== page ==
For years, people have touted the powers of superfoods. Thought to benefit your overall well-being, these foods have been linked to a sharper mind, clearer skin, a healthier immune system, and more. Superfoods are foods that have a very high nutritional density. This means that they provide a substantial amount of nutrients and very few calories. They contain a high volume of minerals, vitamins, and antioxidants.

the powers of superfood

Antioxidants are natural molecules that occur in certain foods. They help neutralise free radicals in our bodies. Free radicals are natural byproducts of energy production that can wreak havoc on the body. Antioxidant molecules decrease or reverse the effects of free radicals that have close links with various health problems including heart disease, arthritis, stroke, and respiratory diseases.

Some of our favourite superfoods and how to include them:

Berries: High in fibre, berries are naturally sweet, and their rich colours mean they are high in antioxidants and disease-fighting nutrients.

How to include them: Add to yoghurt, cereals, and smoothies, or eat plain for a snack. When berries are not in season, it is just as healthy to buy them frozen.

Fish: Fish can be a good source of protein and omega-3 fatty acids, which help to prevent heart disease.

How to include it: Fish with the highest omega-3 content are salmon, tuna steaks, mackerel, herring, trout, anchovies, and sardines. Buy fresh, frozen, or canned fish.

Leafy greens: Dark, leafy greens are a good source of vitamin A, vitamin C, and calcium, as well as several phytochemicals (chemicals made by plants that have a positive effect on your health). They also add fibre to the diet.

How to include them: Throw them into salads or sauté them in a little olive oil. You can also add greens to soups and stews. Try varieties such as spinach, swiss chard, kale, collard greens, or mustard greens.

Nuts: Hazelnuts, walnuts, almonds, pecans — nuts are a good source of plant protein. They also contain monounsaturated fats, which may be a factor in reducing the risk of heart disease.

How to include them: Add a handful to oatmeal or yoghurt, or have as a snack. But remember they are calorically dense, so limit to a small handful. Try the various types of nut butters such as peanut (technically a legume), almond, or cashew. Nuts are also a great accompaniment to cooked veggies or salads.

Olive oil: Olive oil is a good source of vitamin E, polyphenols, and monounsaturated fatty acids, which help reduce the risk of heart disease.

How to include it: Use in place of butter or margarine in pasta or rice dishes. Drizzle over vegetables, use as a dressing, or when sautéing.

Coconut oil: Coconut oil contains medium-chain triglycerides (MCTs). Your body uses MCTs as a quick source of energy or turns them into ketones. Ketones can have powerful benefits for your brain, epilepsy, Alzheimer’s disease, and other conditions.

The MCTs in coconut oil are beneficial for healthy thyroid function, can encourage your body to burn fat, and can raise HDL (good) cholesterol.

As well as this, coconut oil has anti-microbial and anti-inflammatory properties that reduce inflammation and inflammation triggers such as intestinal microorganisms.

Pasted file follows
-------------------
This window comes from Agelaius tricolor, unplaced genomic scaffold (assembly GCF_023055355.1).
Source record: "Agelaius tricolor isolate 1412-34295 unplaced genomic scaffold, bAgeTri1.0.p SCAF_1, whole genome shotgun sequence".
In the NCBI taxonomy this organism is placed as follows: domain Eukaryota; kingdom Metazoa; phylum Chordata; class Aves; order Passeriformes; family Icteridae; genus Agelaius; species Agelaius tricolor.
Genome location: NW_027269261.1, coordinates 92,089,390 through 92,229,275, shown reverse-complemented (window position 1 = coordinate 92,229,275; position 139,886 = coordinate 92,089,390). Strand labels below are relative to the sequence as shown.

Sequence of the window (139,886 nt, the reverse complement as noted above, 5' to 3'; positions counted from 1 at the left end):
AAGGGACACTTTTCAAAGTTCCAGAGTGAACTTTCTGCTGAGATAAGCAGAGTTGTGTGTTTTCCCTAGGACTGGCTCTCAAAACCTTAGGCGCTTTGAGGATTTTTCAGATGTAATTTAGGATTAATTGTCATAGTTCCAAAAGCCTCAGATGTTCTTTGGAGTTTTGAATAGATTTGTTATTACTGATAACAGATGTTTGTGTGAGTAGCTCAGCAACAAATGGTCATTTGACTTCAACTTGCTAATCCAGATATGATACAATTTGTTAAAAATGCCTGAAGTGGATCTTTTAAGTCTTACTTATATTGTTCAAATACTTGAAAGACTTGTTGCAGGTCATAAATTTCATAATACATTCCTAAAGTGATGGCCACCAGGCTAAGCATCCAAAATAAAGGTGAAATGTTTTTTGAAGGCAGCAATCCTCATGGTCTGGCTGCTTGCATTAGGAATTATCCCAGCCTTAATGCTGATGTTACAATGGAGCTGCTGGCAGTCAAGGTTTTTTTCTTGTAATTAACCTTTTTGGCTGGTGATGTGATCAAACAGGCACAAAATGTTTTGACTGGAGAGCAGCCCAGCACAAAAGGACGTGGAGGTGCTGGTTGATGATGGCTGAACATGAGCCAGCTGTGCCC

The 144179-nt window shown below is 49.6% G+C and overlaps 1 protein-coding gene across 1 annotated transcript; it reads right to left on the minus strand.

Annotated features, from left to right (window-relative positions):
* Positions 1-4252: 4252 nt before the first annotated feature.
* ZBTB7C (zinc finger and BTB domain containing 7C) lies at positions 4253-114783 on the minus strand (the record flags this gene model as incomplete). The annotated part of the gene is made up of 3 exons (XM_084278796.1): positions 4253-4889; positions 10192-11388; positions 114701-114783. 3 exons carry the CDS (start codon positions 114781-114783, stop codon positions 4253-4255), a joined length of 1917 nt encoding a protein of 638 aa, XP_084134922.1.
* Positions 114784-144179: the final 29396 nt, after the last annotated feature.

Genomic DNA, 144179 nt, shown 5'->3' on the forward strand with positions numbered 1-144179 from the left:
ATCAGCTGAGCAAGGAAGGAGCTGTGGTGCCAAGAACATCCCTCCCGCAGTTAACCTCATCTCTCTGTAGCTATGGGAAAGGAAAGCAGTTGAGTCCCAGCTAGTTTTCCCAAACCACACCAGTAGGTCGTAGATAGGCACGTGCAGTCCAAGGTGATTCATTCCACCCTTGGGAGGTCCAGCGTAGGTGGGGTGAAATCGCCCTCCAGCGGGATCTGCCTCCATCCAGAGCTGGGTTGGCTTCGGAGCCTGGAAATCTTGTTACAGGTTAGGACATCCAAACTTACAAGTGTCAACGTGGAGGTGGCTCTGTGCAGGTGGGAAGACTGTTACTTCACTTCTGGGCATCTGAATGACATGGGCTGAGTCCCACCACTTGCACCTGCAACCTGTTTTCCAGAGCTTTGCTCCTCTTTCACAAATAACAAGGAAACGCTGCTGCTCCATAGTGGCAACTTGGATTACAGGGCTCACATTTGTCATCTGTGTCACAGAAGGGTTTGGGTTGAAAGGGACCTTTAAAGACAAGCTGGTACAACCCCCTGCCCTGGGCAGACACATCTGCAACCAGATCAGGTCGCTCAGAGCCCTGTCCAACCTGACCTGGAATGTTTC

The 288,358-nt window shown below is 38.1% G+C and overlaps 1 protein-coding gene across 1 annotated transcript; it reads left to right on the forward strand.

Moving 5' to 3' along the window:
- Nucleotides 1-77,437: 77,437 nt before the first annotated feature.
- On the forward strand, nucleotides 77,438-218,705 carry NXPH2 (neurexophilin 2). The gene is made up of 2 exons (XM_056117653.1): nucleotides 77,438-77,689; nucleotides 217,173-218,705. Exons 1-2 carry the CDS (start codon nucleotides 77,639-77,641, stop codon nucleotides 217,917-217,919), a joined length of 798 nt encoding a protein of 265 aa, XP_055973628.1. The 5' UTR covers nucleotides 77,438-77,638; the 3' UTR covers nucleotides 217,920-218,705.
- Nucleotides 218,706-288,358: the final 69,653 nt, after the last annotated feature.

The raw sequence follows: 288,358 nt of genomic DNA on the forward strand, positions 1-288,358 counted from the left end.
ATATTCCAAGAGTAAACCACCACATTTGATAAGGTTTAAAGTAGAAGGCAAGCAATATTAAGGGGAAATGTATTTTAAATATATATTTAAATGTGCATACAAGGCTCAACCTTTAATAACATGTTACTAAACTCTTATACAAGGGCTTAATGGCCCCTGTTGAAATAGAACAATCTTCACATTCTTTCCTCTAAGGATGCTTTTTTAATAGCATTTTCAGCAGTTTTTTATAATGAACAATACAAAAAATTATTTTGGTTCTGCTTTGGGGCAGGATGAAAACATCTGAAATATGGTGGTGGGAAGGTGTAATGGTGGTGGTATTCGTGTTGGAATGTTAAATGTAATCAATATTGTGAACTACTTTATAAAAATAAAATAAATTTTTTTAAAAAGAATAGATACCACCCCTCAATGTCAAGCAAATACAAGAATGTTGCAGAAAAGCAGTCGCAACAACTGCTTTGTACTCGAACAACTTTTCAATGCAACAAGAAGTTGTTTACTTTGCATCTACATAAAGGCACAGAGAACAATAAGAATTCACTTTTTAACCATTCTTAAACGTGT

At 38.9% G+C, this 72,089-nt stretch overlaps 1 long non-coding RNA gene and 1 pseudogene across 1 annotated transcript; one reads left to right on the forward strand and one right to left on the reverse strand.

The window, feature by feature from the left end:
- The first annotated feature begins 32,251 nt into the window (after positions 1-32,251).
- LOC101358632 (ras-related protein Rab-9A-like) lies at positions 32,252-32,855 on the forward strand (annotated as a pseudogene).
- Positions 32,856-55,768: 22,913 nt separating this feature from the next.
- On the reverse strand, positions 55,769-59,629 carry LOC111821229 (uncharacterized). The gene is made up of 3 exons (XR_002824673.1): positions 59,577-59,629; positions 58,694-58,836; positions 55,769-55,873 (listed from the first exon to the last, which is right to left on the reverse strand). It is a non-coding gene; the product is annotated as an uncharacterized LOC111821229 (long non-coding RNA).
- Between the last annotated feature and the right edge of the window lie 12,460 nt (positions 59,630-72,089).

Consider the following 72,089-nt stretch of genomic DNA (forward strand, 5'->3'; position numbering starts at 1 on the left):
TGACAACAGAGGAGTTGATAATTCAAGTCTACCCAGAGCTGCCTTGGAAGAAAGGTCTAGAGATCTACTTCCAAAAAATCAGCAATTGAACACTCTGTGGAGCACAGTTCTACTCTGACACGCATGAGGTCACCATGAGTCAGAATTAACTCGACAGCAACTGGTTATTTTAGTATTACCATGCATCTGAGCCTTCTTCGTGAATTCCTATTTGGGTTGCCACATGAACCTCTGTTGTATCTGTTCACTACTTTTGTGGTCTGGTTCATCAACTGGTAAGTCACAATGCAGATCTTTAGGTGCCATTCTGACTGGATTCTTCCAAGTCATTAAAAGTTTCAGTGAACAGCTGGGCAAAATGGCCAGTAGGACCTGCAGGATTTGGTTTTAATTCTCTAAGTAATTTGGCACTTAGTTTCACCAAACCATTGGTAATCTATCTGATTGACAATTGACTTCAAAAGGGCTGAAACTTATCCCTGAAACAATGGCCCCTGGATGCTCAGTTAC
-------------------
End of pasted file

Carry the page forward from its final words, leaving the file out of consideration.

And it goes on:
How to include it: Coconut oil has a high smoke point so it’s perfect for frying, roasting or sautéing. It’s also very useful in desserts or baking as a replacement for butter, and can be used as a dairy free spread on bread or crackers. A spoonful in a hot drink makes a satisfying and nourishing alternative to cream.

Yoghurt: A good source of calcium and protein, yoghurt also contains live cultures called probiotics. These ‘good bacteria’ can protect the body from other, more harmful bacteria.

How to include it: Try eating more yoghurt, but watch out for fruited or flavored yoghurts, which contain a lot of added sugar. Buy plain yoghurt and add your own fruit. Look for yoghurts that have ‘live active cultures’ such as Lactobacillus, L. acidophilus, L. bulgaricus, and S. thermophilus. You can use yoghurt in place of mayonnaise or sour cream in dips or sauces.

Smoothie bowl with fresh berries, nuts, seeds, fruit and vegetables. Healthy breakfast.

Cruciferous vegetables: These include broccoli, Brussels sprouts, cabbage, cauliflower, collard greens, kale, kohlrabi, mustard greens, radishes, and turnips. They are an excellent source of fibre, vitamins, and phytochemicals including indoles, thiocyanates, and nitriles, which may prevent some types of cancer.

How to include them: Steam or stir-fry, adding healthy oils and herbs and seasonings for flavour. Try adding a frozen cruciferous vegetable medley to soups, casseroles and pasta dishes.

Legumes: This broad category includes kidney, black, red and garbanzo beans, as well as soybeans and peas. Legumes are an excellent source of fibre, folate, and plant-based protein. Studies show they can help reduce the risk of heart disease.

How to include them: Add to salads, soups and casseroles. Make a chili or a bean-based spread such as hummus.

Tomatoes: These are high in vitamin C and lycopene, which have been shown to reduce the risk of prostate cancer.

How to include them: Try tomatoes in a salad or as a tomato sauce over your pasta. You can also put them in stews, soups, or chili. Lycopene becomes more available for your body to use when tomatoes are prepared and heated in a healthy fat such as olive oil.

Including superfoods as part of daily nutritional intake is great but only when consuming a healthy, balanced diet overall. Eat a ‘super diet’ rather than concentrating on individual foods.